Bank of Canada encourages businesses to keep taking cash amid coronavirus pandemic
The businesses that remain open during the current coronavirus pandemic have had to drastically step up measures to protect both employees and customers.
Many retailers who are still operating — doing so under states of emergency if located in Ontario, Alberta, B.C., Newfoundland, Saskatchewan, New Brunswick and P.E.I. — have made changes like increasing cleaning and sanitization, moving to takeout only and limiting the number of customers allowed inside at one time.
Another popular precaution is accepting card payments only, as many feel that inherently germy cash may harbour the virus that causes COVID-19, which can survive on surfaces for days.
Second Cup, a large Canadian coffee chain, will no longer accept cash: https://t.co/bUL05Ddlcy— John Paul Koning (@jp_koning) March 15, 2020
I suspect this policy will become more common over the next few days among stores that don't typically receive much cash. pic.twitter.com/qU2CyLNGAy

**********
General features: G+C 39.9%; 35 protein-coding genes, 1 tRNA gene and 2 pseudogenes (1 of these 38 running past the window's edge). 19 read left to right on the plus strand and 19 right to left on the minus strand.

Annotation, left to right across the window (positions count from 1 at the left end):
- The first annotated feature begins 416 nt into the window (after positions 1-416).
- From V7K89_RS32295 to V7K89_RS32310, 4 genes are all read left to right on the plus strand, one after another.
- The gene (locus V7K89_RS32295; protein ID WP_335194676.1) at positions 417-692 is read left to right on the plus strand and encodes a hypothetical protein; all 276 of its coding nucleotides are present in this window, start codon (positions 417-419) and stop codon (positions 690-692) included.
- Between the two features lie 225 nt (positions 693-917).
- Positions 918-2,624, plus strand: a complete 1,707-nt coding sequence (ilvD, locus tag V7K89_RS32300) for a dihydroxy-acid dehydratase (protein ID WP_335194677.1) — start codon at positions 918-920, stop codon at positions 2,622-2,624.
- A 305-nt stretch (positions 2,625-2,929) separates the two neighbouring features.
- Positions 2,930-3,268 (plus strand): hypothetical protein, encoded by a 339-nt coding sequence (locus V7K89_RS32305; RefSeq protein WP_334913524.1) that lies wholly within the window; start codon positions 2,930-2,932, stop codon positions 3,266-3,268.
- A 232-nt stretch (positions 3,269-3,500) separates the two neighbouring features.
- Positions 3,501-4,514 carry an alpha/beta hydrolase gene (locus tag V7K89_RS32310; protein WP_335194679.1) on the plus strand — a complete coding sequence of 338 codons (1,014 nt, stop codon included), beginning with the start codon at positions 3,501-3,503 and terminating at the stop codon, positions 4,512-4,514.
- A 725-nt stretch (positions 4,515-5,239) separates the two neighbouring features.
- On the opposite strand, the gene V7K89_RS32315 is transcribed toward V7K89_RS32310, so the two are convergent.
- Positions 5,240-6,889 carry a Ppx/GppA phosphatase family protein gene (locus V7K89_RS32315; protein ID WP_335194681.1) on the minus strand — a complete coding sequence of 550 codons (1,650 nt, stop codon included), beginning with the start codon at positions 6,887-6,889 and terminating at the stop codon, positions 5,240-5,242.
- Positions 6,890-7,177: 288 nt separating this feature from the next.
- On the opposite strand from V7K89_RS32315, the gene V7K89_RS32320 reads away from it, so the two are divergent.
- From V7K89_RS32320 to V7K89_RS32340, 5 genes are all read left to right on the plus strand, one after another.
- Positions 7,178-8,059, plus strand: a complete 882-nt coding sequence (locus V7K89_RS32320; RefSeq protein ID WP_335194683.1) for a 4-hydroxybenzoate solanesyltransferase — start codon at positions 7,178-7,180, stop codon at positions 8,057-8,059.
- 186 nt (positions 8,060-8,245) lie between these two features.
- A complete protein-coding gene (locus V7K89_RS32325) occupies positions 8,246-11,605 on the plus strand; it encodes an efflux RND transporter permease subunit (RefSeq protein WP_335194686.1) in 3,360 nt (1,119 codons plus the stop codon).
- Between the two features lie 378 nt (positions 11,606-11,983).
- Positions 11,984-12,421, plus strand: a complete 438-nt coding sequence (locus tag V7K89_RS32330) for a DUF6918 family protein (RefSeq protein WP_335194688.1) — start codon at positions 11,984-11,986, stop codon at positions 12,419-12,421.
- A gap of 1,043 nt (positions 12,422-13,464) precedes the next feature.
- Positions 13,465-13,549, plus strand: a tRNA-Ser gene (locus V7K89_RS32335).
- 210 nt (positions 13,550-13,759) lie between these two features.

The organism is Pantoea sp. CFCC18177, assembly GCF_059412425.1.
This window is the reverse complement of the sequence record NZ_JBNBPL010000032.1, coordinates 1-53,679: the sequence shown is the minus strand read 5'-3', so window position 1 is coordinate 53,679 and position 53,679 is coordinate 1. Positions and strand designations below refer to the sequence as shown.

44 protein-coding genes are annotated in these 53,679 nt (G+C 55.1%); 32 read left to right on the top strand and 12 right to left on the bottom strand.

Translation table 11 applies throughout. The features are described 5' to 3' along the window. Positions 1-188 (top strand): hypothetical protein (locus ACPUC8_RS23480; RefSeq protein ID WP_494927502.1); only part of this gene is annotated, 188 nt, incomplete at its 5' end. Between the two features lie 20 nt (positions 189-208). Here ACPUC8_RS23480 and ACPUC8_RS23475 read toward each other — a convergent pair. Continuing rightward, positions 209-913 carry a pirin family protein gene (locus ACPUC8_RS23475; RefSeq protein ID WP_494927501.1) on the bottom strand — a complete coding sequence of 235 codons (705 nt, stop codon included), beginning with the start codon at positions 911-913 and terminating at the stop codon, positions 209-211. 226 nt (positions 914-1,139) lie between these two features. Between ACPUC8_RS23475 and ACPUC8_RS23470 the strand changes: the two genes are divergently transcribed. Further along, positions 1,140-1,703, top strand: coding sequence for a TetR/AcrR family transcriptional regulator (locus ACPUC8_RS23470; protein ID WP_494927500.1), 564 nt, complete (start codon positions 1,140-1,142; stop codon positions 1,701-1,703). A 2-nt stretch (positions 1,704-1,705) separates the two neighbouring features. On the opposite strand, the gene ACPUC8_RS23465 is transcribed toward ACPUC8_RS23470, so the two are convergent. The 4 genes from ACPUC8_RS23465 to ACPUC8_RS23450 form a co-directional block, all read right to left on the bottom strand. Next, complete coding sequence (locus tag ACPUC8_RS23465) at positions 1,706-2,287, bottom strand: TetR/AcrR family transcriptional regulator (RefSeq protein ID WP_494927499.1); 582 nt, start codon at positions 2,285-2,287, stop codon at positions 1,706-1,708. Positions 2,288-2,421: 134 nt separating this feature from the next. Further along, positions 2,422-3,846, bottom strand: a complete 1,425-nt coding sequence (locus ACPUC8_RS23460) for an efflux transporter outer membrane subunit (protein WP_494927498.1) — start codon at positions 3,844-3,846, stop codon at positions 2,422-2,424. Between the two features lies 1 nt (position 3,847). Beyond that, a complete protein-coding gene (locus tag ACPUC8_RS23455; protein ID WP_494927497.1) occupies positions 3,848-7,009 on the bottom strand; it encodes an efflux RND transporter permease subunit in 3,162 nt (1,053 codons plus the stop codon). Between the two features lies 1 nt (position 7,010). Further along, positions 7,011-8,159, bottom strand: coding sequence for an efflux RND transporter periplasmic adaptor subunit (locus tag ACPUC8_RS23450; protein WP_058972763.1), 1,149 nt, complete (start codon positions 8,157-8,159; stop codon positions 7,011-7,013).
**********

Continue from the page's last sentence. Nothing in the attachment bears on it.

But the Bank of Canada is asking stores to continue accepting bills and coins for the sake of those Canadians who may not have any other method of payment.
Seniors, low-income residents and those experiencing homelessness are among the vulnerable groups who often rely on cash. Many residents may not currently have access to credit or debit cards, or have the ability to use them currently for various reasons.
"The risks posed from handling Canadian bank notes are no greater than those posed by touching other common surfaces such as doorknobs, kitchen counters and handrails," the bank said in a statement.
"Some consumers and businesses are choosing not to use cash to limit potential exposure [but] refusing cash could put an undue burden on people who depend on cash as a means of payment."
Curious if a lot retail and fast food establishments will stop accepting cash so employees don’t have to handle people’s dirty bills and change.— Fantasy Jeanyus (@FantasyJeanyus) March 18, 2020
The nation's central bank goes on to remind anyone handling cash to wash their hands frequently and properly, as has been the standard advice for everyone everywhere over the past few weeks.
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